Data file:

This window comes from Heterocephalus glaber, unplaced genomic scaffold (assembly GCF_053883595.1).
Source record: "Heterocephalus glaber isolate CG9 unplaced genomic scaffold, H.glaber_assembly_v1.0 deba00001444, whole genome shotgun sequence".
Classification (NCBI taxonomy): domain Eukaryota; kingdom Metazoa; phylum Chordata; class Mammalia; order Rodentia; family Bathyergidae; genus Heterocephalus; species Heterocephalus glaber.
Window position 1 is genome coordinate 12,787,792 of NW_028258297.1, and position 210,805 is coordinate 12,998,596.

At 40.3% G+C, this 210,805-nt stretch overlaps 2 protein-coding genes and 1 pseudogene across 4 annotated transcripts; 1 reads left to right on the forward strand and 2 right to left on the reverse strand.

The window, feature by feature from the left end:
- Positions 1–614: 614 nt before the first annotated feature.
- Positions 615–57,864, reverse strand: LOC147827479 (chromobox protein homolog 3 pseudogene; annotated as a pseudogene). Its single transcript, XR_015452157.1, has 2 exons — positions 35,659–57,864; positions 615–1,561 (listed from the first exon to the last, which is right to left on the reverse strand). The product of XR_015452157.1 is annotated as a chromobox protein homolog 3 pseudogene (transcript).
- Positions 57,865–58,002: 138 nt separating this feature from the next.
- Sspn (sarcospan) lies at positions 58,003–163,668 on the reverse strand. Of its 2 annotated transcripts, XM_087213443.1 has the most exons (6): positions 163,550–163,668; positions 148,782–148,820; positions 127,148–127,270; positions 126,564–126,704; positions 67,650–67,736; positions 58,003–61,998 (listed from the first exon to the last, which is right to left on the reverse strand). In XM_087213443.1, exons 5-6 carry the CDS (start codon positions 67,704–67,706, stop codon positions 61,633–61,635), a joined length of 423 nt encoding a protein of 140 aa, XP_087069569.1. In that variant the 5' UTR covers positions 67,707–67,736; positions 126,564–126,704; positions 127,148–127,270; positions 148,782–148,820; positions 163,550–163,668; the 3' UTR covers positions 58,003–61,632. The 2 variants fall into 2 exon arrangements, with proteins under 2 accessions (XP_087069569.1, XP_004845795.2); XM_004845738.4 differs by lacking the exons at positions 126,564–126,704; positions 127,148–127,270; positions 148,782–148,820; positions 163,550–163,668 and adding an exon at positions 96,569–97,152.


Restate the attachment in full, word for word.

This window comes from Heterocephalus glaber, unplaced genomic scaffold (assembly GCF_053883595.1).
Source record: "Heterocephalus glaber isolate CG9 unplaced genomic scaffold, H.glaber_assembly_v1.0 deba00001444, whole genome shotgun sequence".
Classification (NCBI taxonomy): domain Eukaryota; kingdom Metazoa; phylum Chordata; class Mammalia; order Rodentia; family Bathyergidae; genus Heterocephalus; species Heterocephalus glaber.
Window position 1 is genome coordinate 12,787,792 of NW_028258297.1, and position 210,805 is coordinate 12,998,596.

At 40.3% G+C, this 210,805-nt stretch overlaps 2 protein-coding genes and 1 pseudogene across 4 annotated transcripts; 1 reads left to right on the forward strand and 2 right to left on the reverse strand.

The window, feature by feature from the left end:
- Positions 1–614: 614 nt before the first annotated feature.
- Positions 615–57,864, reverse strand: LOC147827479 (chromobox protein homolog 3 pseudogene; annotated as a pseudogene). Its single transcript, XR_015452157.1, has 2 exons — positions 35,659–57,864; positions 615–1,561 (listed from the first exon to the last, which is right to left on the reverse strand). The product of XR_015452157.1 is annotated as a chromobox protein homolog 3 pseudogene (transcript).
- Positions 57,865–58,002: 138 nt separating this feature from the next.
- Sspn (sarcospan) lies at positions 58,003–163,668 on the reverse strand. Of its 2 annotated transcripts, XM_087213443.1 has the most exons (6): positions 163,550–163,668; positions 148,782–148,820; positions 127,148–127,270; positions 126,564–126,704; positions 67,650–67,736; positions 58,003–61,998 (listed from the first exon to the last, which is right to left on the reverse strand). In XM_087213443.1, exons 5-6 carry the CDS (start codon positions 67,704–67,706, stop codon positions 61,633–61,635), a joined length of 423 nt encoding a protein of 140 aa, XP_087069569.1. In that variant the 5' UTR covers positions 67,707–67,736; positions 126,564–126,704; positions 127,148–127,270; positions 148,782–148,820; positions 163,550–163,668; the 3' UTR covers positions 58,003–61,632. The 2 variants fall into 2 exon arrangements, with proteins under 2 accessions (XP_087069569.1, XP_004845795.2); XM_004845738.4 differs by lacking the exons at positions 126,564–126,704; positions 127,148–127,270; positions 148,782–148,820; positions 163,550–163,668 and adding an exon at positions 96,569–97,152.